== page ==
Read all sorts of commentaries and tips across a range of racing disciplines on the most popular horse racing blog in Britain, from staff and guest writers.

Wind Ops, and Win Lots!

A quick round up this morning, featuring two things: wind surgery notifications, and a brilliant prize tipping competition...

Wind Surgery Notifications

First, as you may have heard/seen already, horses having their first run since a wind surgery procedure will be denoted as such on racecards from today. Our own notation will be as follows:

Wind surgery since last run shown as W1

Wind surgery since last run shown as W1

We will further have W2, W3, W4, and W5+ to denote that a procedure was carried out two, three, four or five-plus starts back. And if a horse has a further procedure subsequently, that will 'reset the clock' to W1 again.

The horses in question today are:

Dancing Amy 1.45 Musselburgh
Alberobello 3.20 Chepstow
Dr Hooves 4.00 Musselburgh
Wimpole 4.00 Musselburgh

And we'll also be storing that info in our database so, down the line, you'll be able to learn about trainers and sires who a) invoke such a procedure most frequently and b) have more or less success with that approach.

Another thing to say on wind surgery notifications, which I hope will be obvious. This is NOT going to be a silver bullet for punters: quite apart from anything else, if it was then the edge would last for all of five minutes before the odds line moved to incorporate it.

No, happily, it will be the sort of thing that the clued in - that is, geegeez visitors and the like - will benefit from by understanding the nuances just beneath the surface. I'm sure we'll cover the implications of this information in six months or so's time.

Finally, I'd like to tip my hat to Horseracing Bettors' Forum, on which I sit, for making this happen. HBF surveyed the betting public over a year ago and the number one requested new data item was notification of wind operations. We've worked with the BHA - who deserve huge credit for pushing this through against a backdrop of extreme reluctance from trainers, owners and breeders - to get it delivered.

No change happens fast in the world of horseracing, and very little change has happened period under previous administrations. The current setup seems more go ahead, has more buy in from its tripartite stakeholders, and is quietly achieving a lot in spite of the occasional own goal along the way.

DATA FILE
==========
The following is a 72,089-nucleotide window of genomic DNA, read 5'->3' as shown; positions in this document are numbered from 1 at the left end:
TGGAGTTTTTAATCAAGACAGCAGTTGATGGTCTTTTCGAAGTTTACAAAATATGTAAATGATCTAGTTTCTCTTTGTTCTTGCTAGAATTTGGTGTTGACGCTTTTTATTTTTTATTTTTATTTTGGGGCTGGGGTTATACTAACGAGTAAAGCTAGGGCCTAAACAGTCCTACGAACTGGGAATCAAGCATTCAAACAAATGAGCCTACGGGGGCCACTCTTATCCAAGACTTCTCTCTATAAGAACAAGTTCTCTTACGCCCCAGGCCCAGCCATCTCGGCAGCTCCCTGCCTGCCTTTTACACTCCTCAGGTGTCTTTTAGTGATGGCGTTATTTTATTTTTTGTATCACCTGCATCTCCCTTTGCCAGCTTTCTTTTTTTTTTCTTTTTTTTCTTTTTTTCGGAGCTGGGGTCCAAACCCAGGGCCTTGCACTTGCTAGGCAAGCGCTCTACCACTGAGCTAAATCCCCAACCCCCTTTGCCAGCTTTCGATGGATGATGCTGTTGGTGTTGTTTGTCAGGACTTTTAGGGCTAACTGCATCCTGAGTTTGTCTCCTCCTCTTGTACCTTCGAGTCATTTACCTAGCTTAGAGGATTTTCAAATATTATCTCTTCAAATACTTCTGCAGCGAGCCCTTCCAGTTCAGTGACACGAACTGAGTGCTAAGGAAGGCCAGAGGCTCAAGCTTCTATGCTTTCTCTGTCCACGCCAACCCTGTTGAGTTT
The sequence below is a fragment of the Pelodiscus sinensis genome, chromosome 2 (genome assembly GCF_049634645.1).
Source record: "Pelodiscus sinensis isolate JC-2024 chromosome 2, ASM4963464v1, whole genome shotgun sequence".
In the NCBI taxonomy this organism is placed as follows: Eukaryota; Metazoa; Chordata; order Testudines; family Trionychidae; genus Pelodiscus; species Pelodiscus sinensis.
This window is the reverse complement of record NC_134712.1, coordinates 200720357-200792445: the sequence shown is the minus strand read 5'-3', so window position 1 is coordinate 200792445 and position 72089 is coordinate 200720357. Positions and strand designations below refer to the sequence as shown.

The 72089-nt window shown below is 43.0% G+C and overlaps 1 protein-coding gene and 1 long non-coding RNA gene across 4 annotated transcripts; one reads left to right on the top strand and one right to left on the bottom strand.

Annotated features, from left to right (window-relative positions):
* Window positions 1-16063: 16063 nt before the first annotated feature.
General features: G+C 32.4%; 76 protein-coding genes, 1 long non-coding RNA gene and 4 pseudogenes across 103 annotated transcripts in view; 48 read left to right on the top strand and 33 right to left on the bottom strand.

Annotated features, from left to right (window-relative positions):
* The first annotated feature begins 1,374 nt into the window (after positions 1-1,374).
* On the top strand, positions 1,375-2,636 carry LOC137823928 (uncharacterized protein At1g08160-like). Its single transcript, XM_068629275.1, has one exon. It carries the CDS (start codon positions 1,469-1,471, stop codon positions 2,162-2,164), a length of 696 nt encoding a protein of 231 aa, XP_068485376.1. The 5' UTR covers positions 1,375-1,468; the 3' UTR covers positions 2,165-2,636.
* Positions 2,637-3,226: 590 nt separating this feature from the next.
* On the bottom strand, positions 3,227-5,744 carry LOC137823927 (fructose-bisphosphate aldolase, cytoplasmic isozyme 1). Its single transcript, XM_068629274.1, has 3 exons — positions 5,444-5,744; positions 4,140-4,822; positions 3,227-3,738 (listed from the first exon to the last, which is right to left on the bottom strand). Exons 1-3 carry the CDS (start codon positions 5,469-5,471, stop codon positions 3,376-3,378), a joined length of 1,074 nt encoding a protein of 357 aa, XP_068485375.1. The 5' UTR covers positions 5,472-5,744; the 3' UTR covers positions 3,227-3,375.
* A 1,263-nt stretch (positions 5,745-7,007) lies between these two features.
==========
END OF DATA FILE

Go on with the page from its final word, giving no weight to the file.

Win VIP Tickets to Chelt-ing-ham!

As you may have noticed, we've begun to step up our coverage of the Cheltenham Festival 2018 this week. As well as the first antepost preview - for the Champion Hurdle, here - there's also a microsite (that is, a page from which you can click to other Chelto-related content).

The Cheltenham microsite is here, and a link to it can be found in the main menu.

One of the great things about the Fez is that bookmakers see it as THE shop window for horseracing. Unlike the Nash (Fez, Nash... must stop these nasty bastardizations of convenience!), which attracts millions of once-a-year punters whose repeat business cannot be relied upon, the Cheltenham Festival is seen by both the sport and those who take bets on it as an opportunity to bring new fans to our great game.

Your first 30 days for just £1

That's why the bookies dangle carrots at this time like no other period in the year. Already we're seeing Non Runner No Bet concessions in place, even in races which look as though they'll cut up dramatically. Why? Bookies want your money in their satchel. It's a win-win.

Anyway, a few savvy operators are engaging punters further out than normal and offering some excellent reasons to get involved. One such is racebets, who have a brilliant 'Chase To Cheltenham' tipping competition running between now and the Festival in mid-March.

The prizes include VIP tickets to the Festival as well as hundreds of quids in free bets.

Specifically, the top TWELVE players will win a VIP package for two on Champion Hurdle day worth £1,000. Whoooop! Yoot! Toot!

That prize includes:

  • Club Admission Ticket
  • Complimentary Bar
  • Morning Coffee and Biscuits
  • Betting Service
  • TV Racing Coverage
  • £/€10 free bet for each race
  • Official Racecard
  • Car Parking
  • Preview of each race from RaceBets expert odds compiler


But that's not all. The next 100 players, i.e. positions 13-112 in the tipping competition, will each win a £50 betting bank to use at the Cheltenham Festival. Sweet-o! Neat-o!